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Hurricane / Storm Damage Insurance Claims

 

Talk to the People With Hard Experience in Settling Hurricane Claims.

Let the Experienced Attorneys of CSP&T
Hold Your Insurance Company Accountable and
Help Get You the Money You are Owed.

    Get Help NOW with an Insurance Claim!

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    If you need help with a claim, you need someone who understands not only what you went through, but what you’re going through. CSP&T helped many policyholders collect millions of dollars in disputed claims after Hurricane Katrina. Our attorneys ferociously demanded accountability and insisted insurers hold true to their promises. Since then, insurance companies have tightened their grip on the claims process even harder, using technicalities to refuse valid claims.

    At CSP&T, we understand that your losses and your claim are personal, and should be processed and paid as quickly as possible to provide you with the resources you need to get your life and business back on track.

    Hurricane Claim Information Center

    Everything You Need to Know

    Bad Faith Insurance Practices

    When you submit a claim for hurricane or storm damage, insurance companies have a right to investigate it. Unreasonable investigations cross a line and become “bad faith” practices. Fortunately, state law prohibits these types of unfair practices. These include:When you submit a claim for hurricane or storm damage, insurance companies have a right to investigate it. Unreasonable investigations cross a line and become “bad faith” practices. Fortunately, state law prohibits these types of unfair practices. These include:

    • Refusing to pay a claim without conducting an investigation
    • Failing to make a prompt and fair settlement once the insurer’s liability has been verified
    • Failing to promptly and fairly settle a portion of a claim to influence the settlement of another claim
    • Failing to affirm or deny coverage of a claim within a reasonable time
    • Failing to promptly provide a reasonable explanation for denying a claim

    There are many more ways insurance companies can act in bad faith. If you have been denied claim coverage and haven’t been told or don’t understand the reason, you may be entitled to bring a bad faith claim against your insurer.

    When Your Claim is Denied

    There is nothing worse than going through a traumatic experience like a hurricane, suffering damage and finding out your insurance claim has been wrongfully denied. When that happens, it’s important to document all damage as thoroughly as possible and to refrain from signing any documents from your insurance company that you don’t understand. Instead, contact CSP&T and talk to one of our experienced attorneys.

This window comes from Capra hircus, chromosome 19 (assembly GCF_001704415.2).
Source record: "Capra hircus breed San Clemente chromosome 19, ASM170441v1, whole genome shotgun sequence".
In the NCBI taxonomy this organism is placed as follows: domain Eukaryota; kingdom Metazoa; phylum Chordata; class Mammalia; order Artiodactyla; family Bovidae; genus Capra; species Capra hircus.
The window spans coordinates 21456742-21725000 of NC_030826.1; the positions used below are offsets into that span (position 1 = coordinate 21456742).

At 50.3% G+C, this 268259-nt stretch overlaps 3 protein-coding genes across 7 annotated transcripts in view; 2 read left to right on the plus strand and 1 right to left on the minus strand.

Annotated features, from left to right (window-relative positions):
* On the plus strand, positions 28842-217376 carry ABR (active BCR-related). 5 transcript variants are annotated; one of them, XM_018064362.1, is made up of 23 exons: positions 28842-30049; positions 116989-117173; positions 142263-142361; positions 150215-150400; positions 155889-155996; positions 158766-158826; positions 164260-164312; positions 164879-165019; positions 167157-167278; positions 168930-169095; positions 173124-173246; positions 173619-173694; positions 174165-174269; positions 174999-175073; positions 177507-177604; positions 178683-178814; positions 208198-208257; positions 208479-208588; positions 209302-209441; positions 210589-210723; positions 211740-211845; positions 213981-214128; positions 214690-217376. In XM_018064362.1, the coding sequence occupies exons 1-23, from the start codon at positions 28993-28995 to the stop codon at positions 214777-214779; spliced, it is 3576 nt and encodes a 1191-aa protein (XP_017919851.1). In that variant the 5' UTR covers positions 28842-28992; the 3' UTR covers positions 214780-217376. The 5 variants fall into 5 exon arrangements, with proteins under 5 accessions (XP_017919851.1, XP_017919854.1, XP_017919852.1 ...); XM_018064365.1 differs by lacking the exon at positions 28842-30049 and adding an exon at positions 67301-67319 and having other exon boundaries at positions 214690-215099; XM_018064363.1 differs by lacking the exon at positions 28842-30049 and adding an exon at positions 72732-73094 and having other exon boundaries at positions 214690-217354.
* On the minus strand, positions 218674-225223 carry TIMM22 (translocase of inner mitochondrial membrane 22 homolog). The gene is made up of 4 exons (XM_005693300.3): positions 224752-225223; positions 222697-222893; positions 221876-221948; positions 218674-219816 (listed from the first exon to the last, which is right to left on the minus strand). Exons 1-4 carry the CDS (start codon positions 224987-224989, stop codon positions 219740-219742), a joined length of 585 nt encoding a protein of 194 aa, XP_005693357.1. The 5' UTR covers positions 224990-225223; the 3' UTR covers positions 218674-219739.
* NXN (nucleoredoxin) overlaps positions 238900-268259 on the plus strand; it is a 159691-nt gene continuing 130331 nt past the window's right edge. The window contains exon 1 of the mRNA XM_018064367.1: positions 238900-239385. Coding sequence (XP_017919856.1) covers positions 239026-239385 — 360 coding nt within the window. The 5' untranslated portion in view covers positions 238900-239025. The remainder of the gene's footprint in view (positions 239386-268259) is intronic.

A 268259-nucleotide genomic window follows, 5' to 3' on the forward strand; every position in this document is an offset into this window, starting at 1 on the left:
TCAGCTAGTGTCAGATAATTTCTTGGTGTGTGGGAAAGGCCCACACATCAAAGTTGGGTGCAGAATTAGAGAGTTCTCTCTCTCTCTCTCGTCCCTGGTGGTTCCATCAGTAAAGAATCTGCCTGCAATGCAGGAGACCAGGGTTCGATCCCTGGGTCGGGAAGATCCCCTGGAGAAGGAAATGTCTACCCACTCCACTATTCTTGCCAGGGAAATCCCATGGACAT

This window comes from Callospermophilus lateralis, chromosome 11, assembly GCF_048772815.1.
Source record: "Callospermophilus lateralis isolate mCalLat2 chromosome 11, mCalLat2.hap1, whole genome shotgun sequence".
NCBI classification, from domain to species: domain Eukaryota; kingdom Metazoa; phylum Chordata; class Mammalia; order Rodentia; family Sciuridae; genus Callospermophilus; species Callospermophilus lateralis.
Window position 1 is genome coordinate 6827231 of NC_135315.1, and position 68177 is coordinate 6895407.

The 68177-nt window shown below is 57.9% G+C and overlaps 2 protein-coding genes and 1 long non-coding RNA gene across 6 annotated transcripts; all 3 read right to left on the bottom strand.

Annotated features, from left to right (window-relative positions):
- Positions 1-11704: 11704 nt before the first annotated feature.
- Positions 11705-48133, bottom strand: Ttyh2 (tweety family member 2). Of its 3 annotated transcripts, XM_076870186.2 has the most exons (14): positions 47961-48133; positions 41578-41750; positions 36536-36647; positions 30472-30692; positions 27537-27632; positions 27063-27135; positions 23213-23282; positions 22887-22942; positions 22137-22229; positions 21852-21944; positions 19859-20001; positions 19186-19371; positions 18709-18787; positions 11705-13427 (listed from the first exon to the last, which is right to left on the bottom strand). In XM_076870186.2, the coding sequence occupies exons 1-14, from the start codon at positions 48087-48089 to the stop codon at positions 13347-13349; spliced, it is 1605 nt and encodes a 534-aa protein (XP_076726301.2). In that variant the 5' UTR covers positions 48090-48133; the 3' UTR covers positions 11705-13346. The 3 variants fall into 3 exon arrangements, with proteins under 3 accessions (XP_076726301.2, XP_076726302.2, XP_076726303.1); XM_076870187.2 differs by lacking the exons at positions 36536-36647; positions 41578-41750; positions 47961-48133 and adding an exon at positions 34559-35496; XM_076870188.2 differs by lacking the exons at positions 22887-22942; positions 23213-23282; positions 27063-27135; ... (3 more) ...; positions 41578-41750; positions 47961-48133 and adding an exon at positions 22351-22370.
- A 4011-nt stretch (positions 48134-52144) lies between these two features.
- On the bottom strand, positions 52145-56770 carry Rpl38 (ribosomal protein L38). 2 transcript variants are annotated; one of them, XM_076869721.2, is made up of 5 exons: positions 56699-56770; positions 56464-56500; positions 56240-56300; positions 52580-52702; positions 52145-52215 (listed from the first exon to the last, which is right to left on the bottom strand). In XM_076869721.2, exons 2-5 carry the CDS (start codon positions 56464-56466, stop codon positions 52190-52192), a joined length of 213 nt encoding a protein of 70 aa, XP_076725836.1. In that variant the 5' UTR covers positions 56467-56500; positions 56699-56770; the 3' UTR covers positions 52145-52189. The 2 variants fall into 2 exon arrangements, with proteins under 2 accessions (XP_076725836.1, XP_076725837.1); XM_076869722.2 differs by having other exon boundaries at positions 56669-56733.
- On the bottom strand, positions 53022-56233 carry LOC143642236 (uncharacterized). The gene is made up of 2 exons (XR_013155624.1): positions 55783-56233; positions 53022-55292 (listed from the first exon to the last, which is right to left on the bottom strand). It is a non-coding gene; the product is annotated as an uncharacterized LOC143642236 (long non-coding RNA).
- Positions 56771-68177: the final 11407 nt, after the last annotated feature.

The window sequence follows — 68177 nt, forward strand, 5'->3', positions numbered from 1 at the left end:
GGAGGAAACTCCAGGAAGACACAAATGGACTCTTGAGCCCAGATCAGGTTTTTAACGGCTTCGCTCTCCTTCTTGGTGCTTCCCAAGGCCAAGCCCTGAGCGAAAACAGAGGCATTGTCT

Can I Sue My Insurance Company?

    An insurance policy is a legal contract between the insurer and policy holder. If your insurance company fails to fulfill its obligations and is in breach of contract, you can definitely sue them. But first you must be able to prove:

    1. The insurance contract existed and was valid at the time of damage
    2. You were in compliance with the insurance contract
    3. Your insurance company breached that contract

    Determining breach of contract and bad faith practices is complicated, but if your insurance company is deemed at fault, you may recover not only the benefits you are entitled to, but also any consequential damages from your insurer’s breach of contract. That’s why you need to talk to one of our experienced claims attorneys.

    Basic Insurance Requirements

    If you are submitting an insurance claim in the state of Texas, your insurer has 15 business days to acknowledge they have received your claim, start investigating your claim, and request any additional items or statements from you. Once your insurer has received all information needed to process your claim, they are required to provide you with an acceptance or rejection within an additional 15 business days. If your claim is accepted, your insurer must provide the payment of the claim in 60 days of receiving any materials requested.

    Your insurer is obligated to deal fairly and in good faith when processing and paying claims. If your insurer deny or delay your claim, they must provide a legitimate reason why in order to avoid liability.

    Penalties for Non-Compliance

    State laws protect clients from fraudulent or negligent insurance companies through financial punishment and legal liability. If your insurance company fails to investigate your claim in a timely manner, delays payment of your claim, or denies payment of your claim without just cause, then they must pay damages.